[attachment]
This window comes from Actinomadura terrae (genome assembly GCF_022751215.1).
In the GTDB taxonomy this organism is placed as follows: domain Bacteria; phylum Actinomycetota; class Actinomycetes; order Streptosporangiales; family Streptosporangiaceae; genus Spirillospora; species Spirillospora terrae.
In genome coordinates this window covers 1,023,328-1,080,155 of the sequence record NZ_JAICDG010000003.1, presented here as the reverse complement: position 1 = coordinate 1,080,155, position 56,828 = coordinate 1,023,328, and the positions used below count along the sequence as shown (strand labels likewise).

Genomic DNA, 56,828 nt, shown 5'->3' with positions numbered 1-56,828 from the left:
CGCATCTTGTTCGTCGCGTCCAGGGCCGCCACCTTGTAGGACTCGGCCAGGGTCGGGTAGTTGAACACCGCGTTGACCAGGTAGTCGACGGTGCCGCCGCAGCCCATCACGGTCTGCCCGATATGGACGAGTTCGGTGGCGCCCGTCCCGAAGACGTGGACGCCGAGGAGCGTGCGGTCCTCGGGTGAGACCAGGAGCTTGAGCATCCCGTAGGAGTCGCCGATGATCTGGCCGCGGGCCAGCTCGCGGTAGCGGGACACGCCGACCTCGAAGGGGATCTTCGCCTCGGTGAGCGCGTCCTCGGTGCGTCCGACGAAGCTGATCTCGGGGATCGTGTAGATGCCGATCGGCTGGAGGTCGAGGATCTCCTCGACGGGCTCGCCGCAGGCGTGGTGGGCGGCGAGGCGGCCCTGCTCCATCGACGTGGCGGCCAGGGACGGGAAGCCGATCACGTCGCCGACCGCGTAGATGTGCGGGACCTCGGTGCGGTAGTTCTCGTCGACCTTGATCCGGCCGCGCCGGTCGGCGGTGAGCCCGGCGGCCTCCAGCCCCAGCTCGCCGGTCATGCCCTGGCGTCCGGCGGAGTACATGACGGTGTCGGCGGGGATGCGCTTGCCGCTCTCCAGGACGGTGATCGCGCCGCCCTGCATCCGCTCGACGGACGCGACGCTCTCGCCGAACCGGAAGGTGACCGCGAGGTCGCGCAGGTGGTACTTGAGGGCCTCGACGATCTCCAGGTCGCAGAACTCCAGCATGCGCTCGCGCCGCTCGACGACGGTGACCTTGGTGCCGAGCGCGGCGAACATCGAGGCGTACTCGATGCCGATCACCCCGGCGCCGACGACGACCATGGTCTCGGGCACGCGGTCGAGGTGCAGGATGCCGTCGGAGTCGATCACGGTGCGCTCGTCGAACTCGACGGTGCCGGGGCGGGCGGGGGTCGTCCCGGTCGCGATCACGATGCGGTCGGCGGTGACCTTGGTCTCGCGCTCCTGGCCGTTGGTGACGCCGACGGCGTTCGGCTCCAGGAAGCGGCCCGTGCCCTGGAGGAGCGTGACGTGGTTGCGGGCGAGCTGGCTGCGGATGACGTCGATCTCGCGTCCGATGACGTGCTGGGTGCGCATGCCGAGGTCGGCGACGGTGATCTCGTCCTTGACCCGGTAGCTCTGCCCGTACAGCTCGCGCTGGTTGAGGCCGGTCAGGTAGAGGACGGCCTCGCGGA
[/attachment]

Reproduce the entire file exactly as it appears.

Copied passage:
This window comes from Actinomadura terrae (genome assembly GCF_022751215.1).
In the GTDB taxonomy this organism is placed as follows: domain Bacteria; phylum Actinomycetota; class Actinomycetes; order Streptosporangiales; family Streptosporangiaceae; genus Spirillospora; species Spirillospora terrae.
In genome coordinates this window covers 1,023,328-1,080,155 of the sequence record NZ_JAICDG010000003.1, presented here as the reverse complement: position 1 = coordinate 1,080,155, position 56,828 = coordinate 1,023,328, and the positions used below count along the sequence as shown (strand labels likewise).

Genomic DNA, 56,828 nt, shown 5'->3' with positions numbered 1-56,828 from the left:
CGCATCTTGTTCGTCGCGTCCAGGGCCGCCACCTTGTAGGACTCGGCCAGGGTCGGGTAGTTGAACACCGCGTTGACCAGGTAGTCGACGGTGCCGCCGCAGCCCATCACGGTCTGCCCGATATGGACGAGTTCGGTGGCGCCCGTCCCGAAGACGTGGACGCCGAGGAGCGTGCGGTCCTCGGGTGAGACCAGGAGCTTGAGCATCCCGTAGGAGTCGCCGATGATCTGGCCGCGGGCCAGCTCGCGGTAGCGGGACACGCCGACCTCGAAGGGGATCTTCGCCTCGGTGAGCGCGTCCTCGGTGCGTCCGACGAAGCTGATCTCGGGGATCGTGTAGATGCCGATCGGCTGGAGGTCGAGGATCTCCTCGACGGGCTCGCCGCAGGCGTGGTGGGCGGCGAGGCGGCCCTGCTCCATCGACGTGGCGGCCAGGGACGGGAAGCCGATCACGTCGCCGACCGCGTAGATGTGCGGGACCTCGGTGCGGTAGTTCTCGTCGACCTTGATCCGGCCGCGCCGGTCGGCGGTGAGCCCGGCGGCCTCCAGCCCCAGCTCGCCGGTCATGCCCTGGCGTCCGGCGGAGTACATGACGGTGTCGGCGGGGATGCGCTTGCCGCTCTCCAGGACGGTGATCGCGCCGCCCTGCATCCGCTCGACGGACGCGACGCTCTCGCCGAACCGGAAGGTGACCGCGAGGTCGCGCAGGTGGTACTTGAGGGCCTCGACGATCTCCAGGTCGCAGAACTCCAGCATGCGCTCGCGCCGCTCGACGACGGTGACCTTGGTGCCGAGCGCGGCGAACATCGAGGCGTACTCGATGCCGATCACCCCGGCGCCGACGACGACCATGGTCTCGGGCACGCGGTCGAGGTGCAGGATGCCGTCGGAGTCGATCACGGTGCGCTCGTCGAACTCGACGGTGCCGGGGCGGGCGGGGGTCGTCCCGGTCGCGATCACGATGCGGTCGGCGGTGACCTTGGTCTCGCGCTCCTGGCCGTTGGTGACGCCGACGGCGTTCGGCTCCAGGAAGCGGCCCGTGCCCTGGAGGAGCGTGACGTGGTTGCGGGCGAGCTGGCTGCGGATGACGTCGATCTCGCGTCCGATGACGTGCTGGGTGCGCATGCCGAGGTCGGCGACGGTGATCTCGTCCTTGACCCGGTAGCTCTGCCCGTACAGCTCGCGCTGGTTGAGGCCGGTCAGGTAGAGGACGGCCTCGCGGA